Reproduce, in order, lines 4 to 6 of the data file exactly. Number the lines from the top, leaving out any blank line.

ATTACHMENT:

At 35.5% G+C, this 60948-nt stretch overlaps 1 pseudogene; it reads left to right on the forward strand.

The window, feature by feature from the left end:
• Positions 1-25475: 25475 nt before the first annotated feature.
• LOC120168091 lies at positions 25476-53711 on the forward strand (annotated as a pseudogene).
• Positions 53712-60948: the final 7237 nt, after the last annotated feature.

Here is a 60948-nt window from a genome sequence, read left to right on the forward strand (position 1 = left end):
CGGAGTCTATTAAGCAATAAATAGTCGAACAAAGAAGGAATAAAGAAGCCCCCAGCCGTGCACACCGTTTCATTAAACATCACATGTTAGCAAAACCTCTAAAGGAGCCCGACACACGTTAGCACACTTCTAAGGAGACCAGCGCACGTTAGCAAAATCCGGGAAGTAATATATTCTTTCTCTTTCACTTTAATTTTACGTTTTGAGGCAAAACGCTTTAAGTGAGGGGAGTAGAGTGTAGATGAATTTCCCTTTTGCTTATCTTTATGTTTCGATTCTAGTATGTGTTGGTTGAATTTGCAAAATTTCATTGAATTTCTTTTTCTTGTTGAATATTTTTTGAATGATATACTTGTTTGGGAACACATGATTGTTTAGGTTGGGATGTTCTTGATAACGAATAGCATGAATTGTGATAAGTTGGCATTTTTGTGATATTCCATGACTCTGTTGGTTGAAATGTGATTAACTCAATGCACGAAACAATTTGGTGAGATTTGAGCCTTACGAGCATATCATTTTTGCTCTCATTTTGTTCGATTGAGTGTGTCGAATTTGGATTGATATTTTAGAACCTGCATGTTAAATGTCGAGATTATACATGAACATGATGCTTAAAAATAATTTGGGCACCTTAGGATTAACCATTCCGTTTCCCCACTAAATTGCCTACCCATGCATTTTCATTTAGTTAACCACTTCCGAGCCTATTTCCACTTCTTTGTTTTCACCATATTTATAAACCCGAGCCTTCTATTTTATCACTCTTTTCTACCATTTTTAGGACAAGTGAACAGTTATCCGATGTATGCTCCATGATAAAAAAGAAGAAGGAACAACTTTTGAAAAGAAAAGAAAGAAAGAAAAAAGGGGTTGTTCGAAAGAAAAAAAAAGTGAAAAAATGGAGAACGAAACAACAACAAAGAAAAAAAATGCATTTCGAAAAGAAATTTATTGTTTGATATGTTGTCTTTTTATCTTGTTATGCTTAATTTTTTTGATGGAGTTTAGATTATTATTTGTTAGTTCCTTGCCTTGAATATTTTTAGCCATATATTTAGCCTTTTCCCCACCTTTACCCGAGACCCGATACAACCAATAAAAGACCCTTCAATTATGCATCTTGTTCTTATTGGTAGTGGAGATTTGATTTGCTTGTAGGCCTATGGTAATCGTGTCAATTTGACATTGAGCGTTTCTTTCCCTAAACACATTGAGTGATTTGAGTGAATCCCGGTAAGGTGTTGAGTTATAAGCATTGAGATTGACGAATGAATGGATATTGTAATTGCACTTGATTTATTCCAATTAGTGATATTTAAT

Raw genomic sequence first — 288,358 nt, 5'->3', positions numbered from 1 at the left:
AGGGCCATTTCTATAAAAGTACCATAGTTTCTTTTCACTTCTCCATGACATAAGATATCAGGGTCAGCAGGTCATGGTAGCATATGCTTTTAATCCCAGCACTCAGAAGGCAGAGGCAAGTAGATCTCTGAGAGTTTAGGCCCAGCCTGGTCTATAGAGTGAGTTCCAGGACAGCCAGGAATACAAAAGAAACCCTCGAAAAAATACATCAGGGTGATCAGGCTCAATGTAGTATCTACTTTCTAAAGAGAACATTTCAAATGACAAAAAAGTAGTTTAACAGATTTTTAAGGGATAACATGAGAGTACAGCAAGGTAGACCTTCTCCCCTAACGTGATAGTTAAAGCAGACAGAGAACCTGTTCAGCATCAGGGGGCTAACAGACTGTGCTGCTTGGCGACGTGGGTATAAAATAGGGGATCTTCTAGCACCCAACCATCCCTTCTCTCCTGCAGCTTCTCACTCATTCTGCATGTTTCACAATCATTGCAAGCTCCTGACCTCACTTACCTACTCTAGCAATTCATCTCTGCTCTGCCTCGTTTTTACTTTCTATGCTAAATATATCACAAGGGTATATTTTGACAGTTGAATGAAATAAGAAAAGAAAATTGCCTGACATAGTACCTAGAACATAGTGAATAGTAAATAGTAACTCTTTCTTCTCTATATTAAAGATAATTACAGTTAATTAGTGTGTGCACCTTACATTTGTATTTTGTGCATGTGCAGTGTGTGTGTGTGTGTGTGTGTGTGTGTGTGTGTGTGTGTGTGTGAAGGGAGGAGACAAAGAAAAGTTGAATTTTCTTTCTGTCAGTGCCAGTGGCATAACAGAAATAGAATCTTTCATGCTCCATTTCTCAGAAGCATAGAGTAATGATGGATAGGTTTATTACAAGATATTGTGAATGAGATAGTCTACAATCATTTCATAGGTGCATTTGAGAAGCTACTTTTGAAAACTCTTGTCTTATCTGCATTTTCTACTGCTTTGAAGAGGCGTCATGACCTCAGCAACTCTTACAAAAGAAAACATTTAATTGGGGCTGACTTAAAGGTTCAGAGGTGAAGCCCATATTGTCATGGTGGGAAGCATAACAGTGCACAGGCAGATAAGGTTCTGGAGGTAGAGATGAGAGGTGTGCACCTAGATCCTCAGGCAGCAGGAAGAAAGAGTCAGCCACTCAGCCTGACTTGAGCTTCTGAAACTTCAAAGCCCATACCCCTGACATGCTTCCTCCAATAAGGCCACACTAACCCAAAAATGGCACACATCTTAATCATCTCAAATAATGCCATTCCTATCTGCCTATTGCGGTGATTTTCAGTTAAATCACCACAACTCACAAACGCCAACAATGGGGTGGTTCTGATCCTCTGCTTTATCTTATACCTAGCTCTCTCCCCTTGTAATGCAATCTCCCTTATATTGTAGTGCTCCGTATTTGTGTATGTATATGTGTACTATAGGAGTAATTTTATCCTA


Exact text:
• LOC120168091 lies at positions 25476-53711 on the forward strand (annotated as a pseudogene).
• Positions 53712-60948: the final 7237 nt, after the last annotated feature.

Here is a 60948-nt window from a genome sequence, read left to right on the forward strand (position 1 = left end):